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After Over 30 Years, Bijige is Finally Dry

​​Can you imagine discovering that you are pregnant with your second child? Imagine the anticipation as you and your loved ones prepare to welcome a new addition to your family. Imagine waiting for days in excruciating pain as you suffer an obstructed labor without the help of a midwife or medical professional. Imagine traveling, almost unconscious, on a homemade stretcher for hours as you are carried to the nearest clinic, where your child is heartbreakingly stillborn. Imagine waking up and realising the ordeal is not over, and that you constantly leak urine now because of an injury, called obstetric fistula, that you suffered in childbirth.

This was Bijige’s reality.

In the small, isolated village in southern Ethiopia which Bijige called home, a medical clinic was considered a luxury. So, when Bijijge experienced a complicated labor, there was no one who could help her. After two agonizing days of obstructed labor, Bijige was carried, unconscious, to the closest medical clinic.

Bijige was lucky to be alive. Heartbreakingly, her baby was stillborn. When she awoke at the hospital, Bijige realized that her ordeal was not over: she was incontinent. “When I woke up, I found myself lying on a soaked bed and asked the nurses what happened,” says Bijiige. The local clinic assured her that her condition would stop after a while.

It never did.

Bijige patient | Catherine Hamlin Fistula Foundation (USA) | Working to eradicate obstetric fistula. Forever.

What is fistula? 

Obstetric fistula is one of the worst things that can happen to a woman or girl. It is a hole between the birth canal and the bladder or rectum, and leaves the patient leaking urine or feces – sometimes both. This internal injury is caused when a woman experiences a difficult or obstructed labor without any medical help. In places like Ethiopia, over 70% of women end up giving birth without a medical professional’s help – as a result, an estimated 31,000 women in Ethiopia are currently suffering from the indignity and trauma of fistula.

Hamlin Fistula Ethiopia established the world's first modern fistula hospital – Hamlin’s Addis Ababa Fistula Hospital – with the goal of eradicating this condition.

Bijige patient2 | Catherine Hamlin Fistula Foundation (USA) | Working to eradicate obstetric fistula. Forever.

The reality of fistula

For almost 40 excruciating years, Bijige was incontinent. “I returned home with a heavy heart and grief. Day in, day out, my situation never changed at all. Urine flows uncontrollably while I walk, sit and sleep,” says Bijige. The impact of her fistula went beyond her physical injury: her husband left her, and she had to move back to her father’s home and raise her daughter alone. Because of her incontinence, Bijige was cut off from her community. “I felt ashamed of myself and wished I could die, rather than live in such agony,” recalls Bijige.

“Because of this injury, I never even attended my daughter’s wedding properly. I was completely dependent on my father and my daughter. Throughout that time, I started to believe that I would live with it forever and became completely hopeless.”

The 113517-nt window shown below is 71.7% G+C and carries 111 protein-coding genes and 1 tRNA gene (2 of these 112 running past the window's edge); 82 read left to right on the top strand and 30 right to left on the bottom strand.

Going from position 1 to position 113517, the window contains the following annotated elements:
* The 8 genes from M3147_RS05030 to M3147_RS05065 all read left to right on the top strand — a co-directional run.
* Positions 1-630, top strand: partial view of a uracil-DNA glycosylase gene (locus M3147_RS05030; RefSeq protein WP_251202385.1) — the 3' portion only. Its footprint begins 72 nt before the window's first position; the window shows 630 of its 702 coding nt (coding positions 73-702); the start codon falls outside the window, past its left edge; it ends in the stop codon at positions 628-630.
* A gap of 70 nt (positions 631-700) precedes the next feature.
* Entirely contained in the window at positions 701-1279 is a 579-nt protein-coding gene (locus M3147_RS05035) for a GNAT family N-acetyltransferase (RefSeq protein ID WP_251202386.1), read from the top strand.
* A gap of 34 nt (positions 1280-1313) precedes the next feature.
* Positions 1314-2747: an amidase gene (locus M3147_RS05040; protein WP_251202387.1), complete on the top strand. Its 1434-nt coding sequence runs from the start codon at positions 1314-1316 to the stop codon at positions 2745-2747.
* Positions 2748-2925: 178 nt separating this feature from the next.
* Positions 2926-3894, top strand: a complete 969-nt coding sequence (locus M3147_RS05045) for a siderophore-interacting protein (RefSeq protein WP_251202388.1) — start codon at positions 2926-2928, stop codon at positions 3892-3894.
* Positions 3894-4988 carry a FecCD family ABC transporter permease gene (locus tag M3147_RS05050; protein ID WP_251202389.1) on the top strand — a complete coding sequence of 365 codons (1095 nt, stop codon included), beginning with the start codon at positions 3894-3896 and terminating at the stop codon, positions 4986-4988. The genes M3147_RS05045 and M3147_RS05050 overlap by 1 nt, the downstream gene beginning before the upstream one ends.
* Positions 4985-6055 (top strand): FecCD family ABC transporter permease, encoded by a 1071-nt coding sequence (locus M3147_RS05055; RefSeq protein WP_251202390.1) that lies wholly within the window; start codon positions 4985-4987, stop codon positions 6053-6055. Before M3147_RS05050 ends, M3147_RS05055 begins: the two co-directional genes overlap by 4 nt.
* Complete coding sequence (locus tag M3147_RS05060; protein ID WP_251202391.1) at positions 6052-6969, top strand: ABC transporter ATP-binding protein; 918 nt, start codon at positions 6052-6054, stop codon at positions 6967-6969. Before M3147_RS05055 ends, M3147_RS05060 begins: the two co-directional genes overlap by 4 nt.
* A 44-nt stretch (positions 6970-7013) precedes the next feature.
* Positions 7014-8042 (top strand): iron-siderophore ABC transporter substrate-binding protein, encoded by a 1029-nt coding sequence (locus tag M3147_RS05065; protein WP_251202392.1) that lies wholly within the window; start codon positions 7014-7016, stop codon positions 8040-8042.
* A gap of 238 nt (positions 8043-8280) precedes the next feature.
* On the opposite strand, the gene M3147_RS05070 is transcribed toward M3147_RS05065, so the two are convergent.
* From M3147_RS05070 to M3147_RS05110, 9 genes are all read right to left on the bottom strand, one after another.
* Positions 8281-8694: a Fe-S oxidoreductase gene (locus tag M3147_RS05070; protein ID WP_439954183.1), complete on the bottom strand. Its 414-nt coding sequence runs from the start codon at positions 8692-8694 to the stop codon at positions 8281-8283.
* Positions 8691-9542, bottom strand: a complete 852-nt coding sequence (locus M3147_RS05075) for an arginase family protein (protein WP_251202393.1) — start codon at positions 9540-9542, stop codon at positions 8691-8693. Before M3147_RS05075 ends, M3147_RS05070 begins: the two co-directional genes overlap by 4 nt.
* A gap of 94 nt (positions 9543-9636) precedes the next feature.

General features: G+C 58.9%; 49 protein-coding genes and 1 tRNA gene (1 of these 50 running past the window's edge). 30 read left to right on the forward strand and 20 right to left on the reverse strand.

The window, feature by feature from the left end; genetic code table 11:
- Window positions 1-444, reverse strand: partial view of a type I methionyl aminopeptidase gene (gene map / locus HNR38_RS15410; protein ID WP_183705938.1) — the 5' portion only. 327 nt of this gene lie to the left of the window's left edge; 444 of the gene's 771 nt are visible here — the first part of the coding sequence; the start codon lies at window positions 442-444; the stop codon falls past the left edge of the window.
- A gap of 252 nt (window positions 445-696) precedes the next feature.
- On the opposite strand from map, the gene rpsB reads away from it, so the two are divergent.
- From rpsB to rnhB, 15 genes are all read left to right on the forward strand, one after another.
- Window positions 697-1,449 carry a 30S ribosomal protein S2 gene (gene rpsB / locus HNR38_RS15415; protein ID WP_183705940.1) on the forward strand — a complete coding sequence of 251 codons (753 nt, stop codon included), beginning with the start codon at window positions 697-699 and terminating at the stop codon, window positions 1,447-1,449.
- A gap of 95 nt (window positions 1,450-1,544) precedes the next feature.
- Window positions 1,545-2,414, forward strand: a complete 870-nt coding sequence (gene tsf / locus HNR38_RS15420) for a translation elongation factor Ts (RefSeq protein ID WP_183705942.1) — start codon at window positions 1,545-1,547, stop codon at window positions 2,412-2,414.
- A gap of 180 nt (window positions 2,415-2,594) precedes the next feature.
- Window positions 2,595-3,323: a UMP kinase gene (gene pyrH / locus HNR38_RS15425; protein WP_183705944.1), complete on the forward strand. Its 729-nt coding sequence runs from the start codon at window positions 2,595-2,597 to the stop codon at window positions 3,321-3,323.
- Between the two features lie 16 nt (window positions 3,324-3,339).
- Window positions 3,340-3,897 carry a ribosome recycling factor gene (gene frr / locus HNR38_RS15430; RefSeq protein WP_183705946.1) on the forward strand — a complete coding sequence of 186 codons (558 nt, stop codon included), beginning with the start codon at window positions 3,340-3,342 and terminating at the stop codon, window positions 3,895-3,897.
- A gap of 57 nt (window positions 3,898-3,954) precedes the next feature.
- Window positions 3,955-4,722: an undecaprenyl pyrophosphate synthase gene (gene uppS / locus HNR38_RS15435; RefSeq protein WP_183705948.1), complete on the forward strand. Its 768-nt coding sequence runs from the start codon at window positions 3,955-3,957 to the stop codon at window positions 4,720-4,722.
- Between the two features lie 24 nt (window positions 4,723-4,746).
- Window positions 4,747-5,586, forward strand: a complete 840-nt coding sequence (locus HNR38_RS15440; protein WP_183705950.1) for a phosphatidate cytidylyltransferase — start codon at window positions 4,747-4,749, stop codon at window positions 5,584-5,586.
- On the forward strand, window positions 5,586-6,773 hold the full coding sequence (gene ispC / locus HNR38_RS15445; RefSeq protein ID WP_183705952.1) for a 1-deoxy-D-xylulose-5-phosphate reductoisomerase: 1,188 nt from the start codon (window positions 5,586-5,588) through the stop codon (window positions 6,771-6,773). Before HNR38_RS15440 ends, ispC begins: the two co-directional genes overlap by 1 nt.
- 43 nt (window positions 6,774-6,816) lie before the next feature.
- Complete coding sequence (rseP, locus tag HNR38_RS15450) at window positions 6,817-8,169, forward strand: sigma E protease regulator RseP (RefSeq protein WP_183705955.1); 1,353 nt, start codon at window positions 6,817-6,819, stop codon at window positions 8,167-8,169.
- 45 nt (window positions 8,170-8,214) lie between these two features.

Bijige patient3 | Catherine Hamlin Fistula Foundation (USA) | Working to eradicate obstetric fistula. Forever.

A cure for Bijige

Depressed and isolated, Bijige had given up hope of a cure for her fistula injury after three decades of suffering – until she learned of Hamlin Fistula Ethiopia. When she arrived at Hamlin’s Addis Ababa Fistula Hospital, Bijige was embraced with open arms and respect.

“I am inside this beautiful hospital with lovable staff who give unconditional love and care for every one of us. I just regret that I didn’t know about the hospital earlier,” reflects Bijige.

Bijige patient4 | Catherine Hamlin Fistula Foundation (USA) | Working to eradicate obstetric fistula. Forever.

The surgery to repair the fistula injury that had grieved Bijige for decades, took only a few hours. One week after her fistula-repair surgery, Bijige was ready to be discharged.

For the first time in nearly 40 years, Bijige was dry.

“Although I am an old woman and close to my grave, my cure means a lot to me. I will live the rest of my life without being anguished, ashamed and depressed. I thank God and every single one of you here at the hospital for letting me see the impossible become possible. You are life givers,” exclaims Bijige.

Bijige patient8 | Catherine Hamlin Fistula Foundation (USA) | Working to eradicate obstetric fistula. Forever.

We can eradicate fistula

Too many women like Bijige suffer needlessly because of fistula – but that doesn’t have to be the case. This childbirth injury can be eradicated – and we need your help this Giving Tuesday. With a community of generous supporters committed to creating change in women’s lives, fistula will be eradicated and we will achieve Hamlin’s vision of a fistula-free Ethiopia. 

Bijige patient6 | Catherine Hamlin Fistula Foundation (USA) | Working to eradicate obstetric fistula. Forever.

Thanks to the generosity of people like you, Bijige is excited to start a new chapter in her life.

A standard fistula repair surgery costs just $550 and restores a woman's health and dignity. This Giving Tuesday, you can help treat seven more women like Bijige by donating here.

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All rights reserved 2020 Catherine Hamlin Foundation (R) (ABN58159647499)
Catherine Hamlin Fistula Foundation is fiscally sponsored by KBFUS (EIN582277856) and KBF Canada (RCO769784893RR0001)

Photography credits to Cameron Bloom, Nigel Brennan, Mary F. Calvert, Kate Geraghty, Amber Hooper, Joni Kabana, Johannes Remling and Martha Tadesse.

Patient names and images have been changed to protect the identities of those we help.